The story goes that, after World World II (in 1946, to be exact), a bombed-out ballet company - replete with energetic dancers, the brightest of costumes, and too many play sets to mention – drove several overloaded trucks to England’s North-East to share the vibrancy of dance with a nation that was battling to get back on its feet.
Now, some 75 years later, the very same touring company – known as the Birmingham Royal Ballet (BRB) – maintains the lofty goal of moving people in important, even life-saving ways.
In his role as director of the BRB, 48-year-old Cuban-British dance icon Carlos Yunior Acosta, is on a mission to win new fans, stage new works, and highlight crucial social issues. Since joining the company in 2020, his aim has been to engage audiences with a bold identity that will be instantly recognisable all over the world.
Acosta’s vision of a “world-class classical ballet everywhere” comes through in the fresh visual identity created by London-based design consultancy NB Studio. The new identity system has been built around the full-width application of an emphatic wordmark, complemented by a dramatic new colour palette and striking action photography to draw the viewer in.
The multi-platform refresh is designed to take ballet to places it’s never been before, says NB Studio’s creative director, Nick Finney. “The identity aims to be as dynamic, visceral, daring and beautiful as ballet itself.”
Finney says that working for the BRB was a unique experience. “A ballet company is a strange and wonderful beast,” he states. “On the one hand, you’re working with an intimate group of athletes, dancers who train incredibly hard every single day, pushing their bodies to the limit in the name of art. On the other, it’s also a business – a complex organisation with offices and departments, teams and artists. It is a major touring endeavour, a charity, an education, training and outreach provider.”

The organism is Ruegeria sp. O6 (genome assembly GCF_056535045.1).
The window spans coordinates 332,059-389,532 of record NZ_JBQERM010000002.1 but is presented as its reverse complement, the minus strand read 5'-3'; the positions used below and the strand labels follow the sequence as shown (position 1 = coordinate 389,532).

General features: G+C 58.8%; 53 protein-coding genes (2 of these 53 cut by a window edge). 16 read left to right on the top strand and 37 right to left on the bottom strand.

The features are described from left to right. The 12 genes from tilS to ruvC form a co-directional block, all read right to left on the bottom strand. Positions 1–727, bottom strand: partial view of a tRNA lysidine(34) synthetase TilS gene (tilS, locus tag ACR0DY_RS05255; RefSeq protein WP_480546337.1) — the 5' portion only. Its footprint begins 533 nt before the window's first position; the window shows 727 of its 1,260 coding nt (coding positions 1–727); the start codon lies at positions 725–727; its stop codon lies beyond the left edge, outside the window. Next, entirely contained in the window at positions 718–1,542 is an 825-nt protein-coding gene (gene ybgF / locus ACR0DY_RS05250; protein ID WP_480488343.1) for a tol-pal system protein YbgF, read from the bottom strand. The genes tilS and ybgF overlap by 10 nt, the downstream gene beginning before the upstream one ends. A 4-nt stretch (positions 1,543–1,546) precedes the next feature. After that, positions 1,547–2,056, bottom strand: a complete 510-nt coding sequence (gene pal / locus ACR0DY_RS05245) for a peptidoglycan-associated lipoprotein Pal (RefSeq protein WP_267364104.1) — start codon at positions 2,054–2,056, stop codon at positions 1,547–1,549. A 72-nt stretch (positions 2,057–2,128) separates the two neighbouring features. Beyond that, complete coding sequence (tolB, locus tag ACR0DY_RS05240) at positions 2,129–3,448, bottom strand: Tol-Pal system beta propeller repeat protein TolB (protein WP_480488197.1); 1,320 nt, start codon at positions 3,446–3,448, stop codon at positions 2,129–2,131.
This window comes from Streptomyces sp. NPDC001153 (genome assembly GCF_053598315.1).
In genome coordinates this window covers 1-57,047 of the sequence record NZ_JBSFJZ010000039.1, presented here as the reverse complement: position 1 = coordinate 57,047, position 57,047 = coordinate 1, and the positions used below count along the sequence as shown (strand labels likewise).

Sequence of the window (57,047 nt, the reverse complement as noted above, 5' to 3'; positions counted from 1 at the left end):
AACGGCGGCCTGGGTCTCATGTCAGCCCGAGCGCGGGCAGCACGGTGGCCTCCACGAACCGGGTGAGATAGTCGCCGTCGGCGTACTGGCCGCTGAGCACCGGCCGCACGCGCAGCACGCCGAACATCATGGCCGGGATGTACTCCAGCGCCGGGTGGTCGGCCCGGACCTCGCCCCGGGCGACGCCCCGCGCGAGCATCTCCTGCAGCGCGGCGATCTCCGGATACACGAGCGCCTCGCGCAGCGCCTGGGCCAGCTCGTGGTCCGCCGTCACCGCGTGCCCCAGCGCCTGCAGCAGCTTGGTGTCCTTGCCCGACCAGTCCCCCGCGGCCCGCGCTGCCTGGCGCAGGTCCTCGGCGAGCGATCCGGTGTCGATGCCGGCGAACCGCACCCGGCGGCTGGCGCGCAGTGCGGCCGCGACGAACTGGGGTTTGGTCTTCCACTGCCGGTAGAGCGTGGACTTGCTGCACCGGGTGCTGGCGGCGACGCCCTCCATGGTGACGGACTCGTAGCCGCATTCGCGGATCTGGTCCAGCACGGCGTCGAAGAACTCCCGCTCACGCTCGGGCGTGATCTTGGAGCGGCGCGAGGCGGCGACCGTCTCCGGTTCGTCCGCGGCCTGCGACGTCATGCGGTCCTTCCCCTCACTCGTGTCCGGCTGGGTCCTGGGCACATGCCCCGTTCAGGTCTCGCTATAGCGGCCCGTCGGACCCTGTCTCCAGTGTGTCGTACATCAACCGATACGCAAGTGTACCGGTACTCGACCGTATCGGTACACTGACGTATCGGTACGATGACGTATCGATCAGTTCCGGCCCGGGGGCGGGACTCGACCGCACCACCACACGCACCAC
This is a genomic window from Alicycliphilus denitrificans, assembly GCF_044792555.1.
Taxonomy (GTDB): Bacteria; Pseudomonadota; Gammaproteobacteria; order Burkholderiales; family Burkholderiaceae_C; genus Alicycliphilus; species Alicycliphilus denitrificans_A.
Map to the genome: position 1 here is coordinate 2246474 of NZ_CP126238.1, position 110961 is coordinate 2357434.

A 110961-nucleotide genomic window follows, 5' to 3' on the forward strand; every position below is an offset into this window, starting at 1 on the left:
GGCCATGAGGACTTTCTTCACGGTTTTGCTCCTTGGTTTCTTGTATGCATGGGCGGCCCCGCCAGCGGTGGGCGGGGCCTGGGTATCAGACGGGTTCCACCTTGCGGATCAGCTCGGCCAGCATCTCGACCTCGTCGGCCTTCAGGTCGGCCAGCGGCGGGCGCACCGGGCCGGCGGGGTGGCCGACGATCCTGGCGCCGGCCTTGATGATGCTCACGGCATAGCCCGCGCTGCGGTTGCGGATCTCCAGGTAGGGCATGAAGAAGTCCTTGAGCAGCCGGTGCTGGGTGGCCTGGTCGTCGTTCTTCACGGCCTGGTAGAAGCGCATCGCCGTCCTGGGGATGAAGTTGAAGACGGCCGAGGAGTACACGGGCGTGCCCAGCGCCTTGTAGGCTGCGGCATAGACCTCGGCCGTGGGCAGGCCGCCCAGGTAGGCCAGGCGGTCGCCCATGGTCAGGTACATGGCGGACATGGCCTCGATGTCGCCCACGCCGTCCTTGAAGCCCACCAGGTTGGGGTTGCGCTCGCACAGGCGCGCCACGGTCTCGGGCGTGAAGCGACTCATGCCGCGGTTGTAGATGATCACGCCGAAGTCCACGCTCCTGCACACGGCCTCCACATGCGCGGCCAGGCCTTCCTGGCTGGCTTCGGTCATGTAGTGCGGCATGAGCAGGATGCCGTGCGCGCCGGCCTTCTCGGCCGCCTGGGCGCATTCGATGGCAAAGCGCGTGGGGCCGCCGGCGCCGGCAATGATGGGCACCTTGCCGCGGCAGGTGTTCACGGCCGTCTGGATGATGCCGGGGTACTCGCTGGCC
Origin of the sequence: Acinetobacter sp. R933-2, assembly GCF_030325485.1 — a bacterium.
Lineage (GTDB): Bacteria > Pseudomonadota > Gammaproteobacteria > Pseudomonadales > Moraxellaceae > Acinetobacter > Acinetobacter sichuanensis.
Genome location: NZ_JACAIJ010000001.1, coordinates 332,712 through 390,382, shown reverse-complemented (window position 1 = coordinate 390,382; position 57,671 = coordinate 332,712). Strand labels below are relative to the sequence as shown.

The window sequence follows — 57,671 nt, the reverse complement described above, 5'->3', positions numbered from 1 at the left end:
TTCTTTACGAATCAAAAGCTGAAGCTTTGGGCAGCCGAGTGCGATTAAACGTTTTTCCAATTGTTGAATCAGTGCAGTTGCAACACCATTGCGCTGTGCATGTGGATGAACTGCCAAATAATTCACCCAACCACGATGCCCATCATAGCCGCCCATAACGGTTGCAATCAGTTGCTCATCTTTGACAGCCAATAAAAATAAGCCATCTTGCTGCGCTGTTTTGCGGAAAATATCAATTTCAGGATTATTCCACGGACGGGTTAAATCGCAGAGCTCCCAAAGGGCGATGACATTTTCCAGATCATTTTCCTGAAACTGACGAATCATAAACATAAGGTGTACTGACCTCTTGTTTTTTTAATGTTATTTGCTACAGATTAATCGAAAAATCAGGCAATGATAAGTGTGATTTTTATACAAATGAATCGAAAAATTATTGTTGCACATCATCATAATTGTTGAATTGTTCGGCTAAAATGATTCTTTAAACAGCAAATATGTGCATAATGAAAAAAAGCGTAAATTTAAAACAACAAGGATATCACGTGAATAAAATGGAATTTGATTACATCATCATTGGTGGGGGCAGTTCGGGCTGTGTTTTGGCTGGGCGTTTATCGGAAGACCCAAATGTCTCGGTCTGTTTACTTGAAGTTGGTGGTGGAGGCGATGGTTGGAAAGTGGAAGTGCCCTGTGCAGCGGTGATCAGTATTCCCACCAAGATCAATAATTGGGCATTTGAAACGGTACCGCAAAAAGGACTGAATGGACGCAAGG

Navigating those tensions – along with the melting pot of ideas and cultures that lives alongside the grand tradition of classical ballet – was key to understanding who the BRB is and reflecting this in a bold new visual lexicon.
“When working with photographers, we soon learnt that there was so much more to capturing a leap than we had realised,” NB’s Design Director Sam Pittman explains. “So much work goes into the way the body is elevated, the hand is posed, the head is held, the line of the foot extended – the photographer has a goal in mind to create that one great shot for marketing, but is working under intense scrutiny and pressure to perform, too.”
Finney says it was important to put across the idea that ballet is inclusive – for everyone, everywhere – but at the same time, the imagery and layout had to “punch you right in the eye”. Marketing collateral had to appeal to all but at the same time be brave, distinctive, and bold.
Acosta feels the new identity chimes with his vision for the company, particularly as we emerge from pandemic lockdowns that kept audiences away.
“My take on this rebrand is that it has rallied our company into reaching out socially and turning up the volume on the special artistry in which we trade – especially in the areas of society, where it is needed most for enlightenment,” he asserts.
“If anything, the pandemic has made the BRB even stronger, even more determined to get out there and perform at their world-class best,” says Finney. “They have Carlos, and now they have a confident new brand identity to support them.”
The brand refresh is just what a quintessentially modern ballet company needs. As the UK’s premier touring ballet company, BRB strives to make its performances as relatable and interesting as possible, striking a balance between wooing young, diverse audiences and balletomanes with a love for the classics. NB Studio’s striking visual cues will help to underscore the relevance of ballet in a world of Netflix, TikTok and short attention spans.
Credits: NB Studio